It was the day before Ganesh Chaturthi, a Sunday. Around 1 pm.
The navas queue at Lalbaugcha Raja had reached my building, Shantakiran.
My building is about one-and-a-half kilometres away from Lalbaugcha Raja’s mandap. Generally, the navas queue touches my building on the second or third day of Ganpati. But this time, the serpentine queue had reached there one day before Ganesh Chaturthi.
Is this faith or blind faith?
To begin any new undertaking by offering prayers to Ganpati is faith.
But just because Lalbaughcha Raja has the reputation of fulfilling wishes, to wait in a queue for 10-15 hours seems more like blind faith.
Ganpati is Ganpati. How does it matter if it is the one at Ganeshgalli, or Siddhivinayak or the one residing in a small temple in your own colony?
Bow down before God, offer you prayers, even do circumambulations by all means. But to stand waiting in queues for hours in the expectation that God will throw something your way is mere naivety.
What surprises me is that even small kids, including babies, and entire families wait in these queues. Youngsters are also present in large numbers. At a time when everybody loves to prattle about just how wasted the young generation is, this may give some people hope. But I find it extremely worrying. What does this say about the mentality of these youngsters if they queue up in front of a God merely because he is believed to grant wishes? What happened to the value of effort? Why are they not working hard to achieve what they want instead of standing here?
I am no atheist. I believe in God. But I refuse to believe that this God resides in a particular idol or a particular temple. God is present in every animate and inanimate object, in nature, in animals and even in human beings. In that case, what is the point of spending hours in a navas queue? If I close my eyes and make a heartfelt prayer, I should be able to reach God. What is the point of that prasada, those flowers and that coconut?
People prefer spending time in the queue (that leads to Lalbaugcha Raja) instead of trying to get whatever it is that want, done. And it’s not just that. They also try to as good as bribe that God by saying that if my wish is granted, I will offer so many pedhas or ladoos.
We have always been taught that when you visit God, you should do so with a clean body and pure mind. But after jostling in a crowd for 10-15 hours, using those temporary lavatories, napping through the night and remaining unclean (i.e. without a bath), how do you still see fit to offer your prayers to God?
I remember visiting Marketcha Raja when I was a child. That was a time when this ganpati had not assumed the identity of Lalbaugcha Raja. We used to be done with his darshan in a matter of 10-15 minutes. Traders then used to distribute small packets of Nirma washing powder, as a way of promoting the product. We also received free sherbet, again because someone was trying to promote it.
Then we used to set out for the garamkhada jatra. I remember an elephant, who on being given a one rupee coin, used his trunk to offer that person a boondi ladoo. There used to be toys and snack stalls.
But over the last few years, thanks to the people who come for their navas and thanks to people from the mandal, none of these fun elements remain. Nor does the fun.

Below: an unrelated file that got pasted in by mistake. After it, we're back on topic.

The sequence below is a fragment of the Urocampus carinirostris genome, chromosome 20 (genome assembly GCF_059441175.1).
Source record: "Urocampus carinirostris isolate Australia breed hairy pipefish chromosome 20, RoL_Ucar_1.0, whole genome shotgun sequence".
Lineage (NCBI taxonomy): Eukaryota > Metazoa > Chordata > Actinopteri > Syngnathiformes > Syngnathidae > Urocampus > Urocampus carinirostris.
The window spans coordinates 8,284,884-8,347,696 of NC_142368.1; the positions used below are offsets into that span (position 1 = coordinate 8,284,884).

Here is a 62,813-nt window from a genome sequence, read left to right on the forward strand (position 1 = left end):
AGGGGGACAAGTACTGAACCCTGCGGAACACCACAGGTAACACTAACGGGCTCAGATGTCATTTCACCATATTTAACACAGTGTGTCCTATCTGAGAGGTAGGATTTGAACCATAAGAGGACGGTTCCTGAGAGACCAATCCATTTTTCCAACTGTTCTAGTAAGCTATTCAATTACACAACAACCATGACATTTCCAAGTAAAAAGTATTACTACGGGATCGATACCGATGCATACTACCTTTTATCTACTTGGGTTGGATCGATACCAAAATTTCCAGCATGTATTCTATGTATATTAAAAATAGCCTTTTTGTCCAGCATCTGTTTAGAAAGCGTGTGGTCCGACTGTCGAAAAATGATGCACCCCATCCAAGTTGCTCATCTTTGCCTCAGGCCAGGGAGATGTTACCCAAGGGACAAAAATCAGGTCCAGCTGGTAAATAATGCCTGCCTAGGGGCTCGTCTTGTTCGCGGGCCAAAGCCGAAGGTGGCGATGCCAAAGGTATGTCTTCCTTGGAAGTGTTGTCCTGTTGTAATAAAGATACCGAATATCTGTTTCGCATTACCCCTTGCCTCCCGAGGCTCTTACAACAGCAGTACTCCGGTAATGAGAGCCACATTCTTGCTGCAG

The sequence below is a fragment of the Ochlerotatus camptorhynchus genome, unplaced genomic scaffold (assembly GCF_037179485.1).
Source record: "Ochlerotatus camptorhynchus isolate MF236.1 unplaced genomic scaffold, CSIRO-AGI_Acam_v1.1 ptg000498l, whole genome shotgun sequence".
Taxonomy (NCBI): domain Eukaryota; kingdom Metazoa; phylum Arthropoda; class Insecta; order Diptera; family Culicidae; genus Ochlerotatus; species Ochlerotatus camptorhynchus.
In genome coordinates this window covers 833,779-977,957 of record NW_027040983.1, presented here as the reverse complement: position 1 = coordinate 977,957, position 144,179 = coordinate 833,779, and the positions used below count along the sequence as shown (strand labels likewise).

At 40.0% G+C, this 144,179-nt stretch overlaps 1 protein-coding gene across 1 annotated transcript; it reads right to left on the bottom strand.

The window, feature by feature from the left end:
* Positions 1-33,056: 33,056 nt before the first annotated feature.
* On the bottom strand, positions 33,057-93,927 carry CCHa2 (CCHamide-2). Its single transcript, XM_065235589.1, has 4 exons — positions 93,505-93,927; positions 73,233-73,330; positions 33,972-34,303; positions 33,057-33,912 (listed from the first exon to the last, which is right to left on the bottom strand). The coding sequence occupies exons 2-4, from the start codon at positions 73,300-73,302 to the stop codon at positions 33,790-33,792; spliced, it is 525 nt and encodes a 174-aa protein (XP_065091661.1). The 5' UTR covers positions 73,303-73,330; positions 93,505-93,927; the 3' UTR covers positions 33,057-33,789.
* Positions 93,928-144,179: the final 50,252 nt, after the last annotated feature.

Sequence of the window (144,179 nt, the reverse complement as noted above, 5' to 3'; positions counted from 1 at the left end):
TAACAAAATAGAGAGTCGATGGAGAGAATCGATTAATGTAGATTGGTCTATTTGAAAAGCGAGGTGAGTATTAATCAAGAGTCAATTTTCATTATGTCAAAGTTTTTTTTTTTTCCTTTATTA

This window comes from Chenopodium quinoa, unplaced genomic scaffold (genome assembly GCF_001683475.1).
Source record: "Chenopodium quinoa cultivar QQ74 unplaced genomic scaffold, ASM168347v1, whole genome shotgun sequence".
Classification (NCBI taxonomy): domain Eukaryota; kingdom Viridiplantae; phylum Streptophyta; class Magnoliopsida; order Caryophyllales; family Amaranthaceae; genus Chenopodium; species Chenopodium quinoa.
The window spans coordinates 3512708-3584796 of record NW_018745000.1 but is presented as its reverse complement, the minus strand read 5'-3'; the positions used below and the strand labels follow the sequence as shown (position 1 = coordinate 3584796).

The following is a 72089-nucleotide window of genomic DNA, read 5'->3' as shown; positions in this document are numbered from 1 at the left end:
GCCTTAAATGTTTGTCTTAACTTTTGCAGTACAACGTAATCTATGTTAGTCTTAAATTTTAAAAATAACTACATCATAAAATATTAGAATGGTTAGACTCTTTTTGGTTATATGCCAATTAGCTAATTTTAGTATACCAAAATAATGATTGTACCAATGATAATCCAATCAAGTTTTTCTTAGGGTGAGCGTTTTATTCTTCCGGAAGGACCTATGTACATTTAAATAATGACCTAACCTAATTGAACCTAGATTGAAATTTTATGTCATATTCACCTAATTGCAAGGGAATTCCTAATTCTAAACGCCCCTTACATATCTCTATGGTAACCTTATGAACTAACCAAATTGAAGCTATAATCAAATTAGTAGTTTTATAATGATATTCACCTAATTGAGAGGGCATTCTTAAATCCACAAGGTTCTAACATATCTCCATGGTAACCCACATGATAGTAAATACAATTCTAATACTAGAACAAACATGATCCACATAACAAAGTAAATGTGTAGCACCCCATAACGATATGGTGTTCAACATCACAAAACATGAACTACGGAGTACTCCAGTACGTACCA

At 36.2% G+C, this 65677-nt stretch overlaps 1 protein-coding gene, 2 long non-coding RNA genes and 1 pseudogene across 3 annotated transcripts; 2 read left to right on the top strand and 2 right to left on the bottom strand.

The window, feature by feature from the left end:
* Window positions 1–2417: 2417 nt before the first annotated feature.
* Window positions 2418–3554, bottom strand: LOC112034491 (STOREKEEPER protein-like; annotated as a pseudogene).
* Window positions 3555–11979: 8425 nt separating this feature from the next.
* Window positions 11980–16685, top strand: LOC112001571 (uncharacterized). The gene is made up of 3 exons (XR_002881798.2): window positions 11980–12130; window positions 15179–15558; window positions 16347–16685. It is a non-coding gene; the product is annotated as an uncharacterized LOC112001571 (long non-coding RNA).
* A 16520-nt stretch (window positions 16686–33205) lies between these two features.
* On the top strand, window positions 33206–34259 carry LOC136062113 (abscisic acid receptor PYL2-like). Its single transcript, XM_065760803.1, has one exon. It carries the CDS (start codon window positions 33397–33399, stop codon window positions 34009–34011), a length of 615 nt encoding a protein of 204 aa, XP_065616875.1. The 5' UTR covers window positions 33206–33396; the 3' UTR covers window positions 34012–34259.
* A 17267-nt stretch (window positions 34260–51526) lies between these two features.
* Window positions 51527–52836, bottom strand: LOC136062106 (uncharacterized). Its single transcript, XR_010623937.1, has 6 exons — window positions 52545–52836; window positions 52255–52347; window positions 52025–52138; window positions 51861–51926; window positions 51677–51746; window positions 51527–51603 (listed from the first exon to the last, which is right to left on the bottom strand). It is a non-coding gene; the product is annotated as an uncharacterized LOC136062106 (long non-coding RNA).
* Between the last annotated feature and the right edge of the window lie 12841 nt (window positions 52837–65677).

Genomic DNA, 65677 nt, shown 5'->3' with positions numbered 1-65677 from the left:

Today, just as the navas devotees form a class, so do those who have come for mukhdarshan, i.e. to catch a glimpse of the idol’s face.
Garamkhada maidan no longer has the jatra. What is does have is coils and coils of people waiting for Lalbaughcha Raja’s darshan. I have not ventured close to this queue in the last five to six years. But I am told that there are coolers to ensure the devotees are no inconvenienced, and that devotees are offered tea and snacks through the night (as they wait for the ganpati’s darshan).
It is as if my Marketcha Raja has become Marketingcha Raja.
In addition to the navas queue and the mukhdarshan queue, you will also find a celebrity queue at Lalbaugcha Raja.
There are reams of celebrities who are known to come for Lalbaugcha Raja’s darshan. Some say they are invited by the mandal. Others say they come because this ganpati has granted them their wish and they are merely following up on their promise of visiting him.
In that case, why do they go straight to the stage?
Why can they not queue up like regular devotees? Or does a different protocol apply to these VVIPs in God’s court?
Regular queues are held for as many as 10 minutes for these celebrities.
Is Lalbaucgcha Raja okay with this sort of discrimination?
These celebrity VVIP devotees are said to shower the ganpati with jewellery worth thousands of lakhs of rupees. But this celebrity VVIP, who arrives in his BMW and offers bappa a golden crown and rings and chains, cannot give the beggar standing right outside his car a one rupee coin. Maybe these VVIPs believe that all their sins will be washed away in exchange for the expensive gifts they offer to God. Just like that of the person who queues up for hours, this is faith of a different sort.
I have several friends who stay at Lalbaug. They also have to face difficulties. In order to reach their own house, they have to depend on a pass. This is because the police will ask them for a pass 100 times.
But they do not always complain. After all, this is a time when they are sought after. Why? Because friends, relations and colleagues believe they may be able to catch a glimpse of the Raja without having to queue up if they were to visit them.
Although I have stopped visiting Lalbaugcha Raja, I get to see him anyway. If I pick up a newspaper, there he is. I try to watch the news. There he is again. And he is also on cable TV 24 hours.
I meet him everywhere. And then, when I think about all those who queue up for hours, I feel sorry for them.
(The Marathi blog entry has been translated and condensed by Pradnya Waghule)